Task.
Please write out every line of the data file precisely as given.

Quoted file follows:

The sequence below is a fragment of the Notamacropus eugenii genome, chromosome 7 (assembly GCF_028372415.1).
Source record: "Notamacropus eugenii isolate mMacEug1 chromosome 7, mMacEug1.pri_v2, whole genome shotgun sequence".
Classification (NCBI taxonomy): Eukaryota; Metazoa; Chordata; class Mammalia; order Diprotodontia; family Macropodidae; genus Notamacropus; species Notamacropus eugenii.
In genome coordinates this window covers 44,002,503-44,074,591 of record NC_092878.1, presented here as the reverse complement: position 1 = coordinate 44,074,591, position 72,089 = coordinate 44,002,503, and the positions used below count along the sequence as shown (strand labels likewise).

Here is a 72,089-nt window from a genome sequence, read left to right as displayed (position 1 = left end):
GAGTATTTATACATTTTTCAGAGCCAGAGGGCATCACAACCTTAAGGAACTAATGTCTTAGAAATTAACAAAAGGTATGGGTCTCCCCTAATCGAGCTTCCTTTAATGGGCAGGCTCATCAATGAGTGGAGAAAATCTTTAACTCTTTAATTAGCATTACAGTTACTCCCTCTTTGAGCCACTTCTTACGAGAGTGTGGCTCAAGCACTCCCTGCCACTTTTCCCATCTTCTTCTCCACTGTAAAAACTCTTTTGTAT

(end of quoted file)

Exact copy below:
The sequence below is a fragment of the Notamacropus eugenii genome, chromosome 7 (assembly GCF_028372415.1).
Source record: "Notamacropus eugenii isolate mMacEug1 chromosome 7, mMacEug1.pri_v2, whole genome shotgun sequence".
Classification (NCBI taxonomy): Eukaryota; Metazoa; Chordata; class Mammalia; order Diprotodontia; family Macropodidae; genus Notamacropus; species Notamacropus eugenii.
In genome coordinates this window covers 44,002,503-44,074,591 of record NC_092878.1, presented here as the reverse complement: position 1 = coordinate 44,074,591, position 72,089 = coordinate 44,002,503, and the positions used below count along the sequence as shown (strand labels likewise).

Here is a 72,089-nt window from a genome sequence, read left to right as displayed (position 1 = left end):
GAGTATTTATACATTTTTCAGAGCCAGAGGGCATCACAACCTTAAGGAACTAATGTCTTAGAAATTAACAAAAGGTATGGGTCTCCCCTAATCGAGCTTCCTTTAATGGGCAGGCTCATCAATGAGTGGAGAAAATCTTTAACTCTTTAATTAGCATTACAGTTACTCCCTCTTTGAGCCACTTCTTACGAGAGTGTGGCTCAAGCACTCCCTGCCACTTTTCCCATCTTCTTCTCCACTGTAAAAACTCTTTTGTAT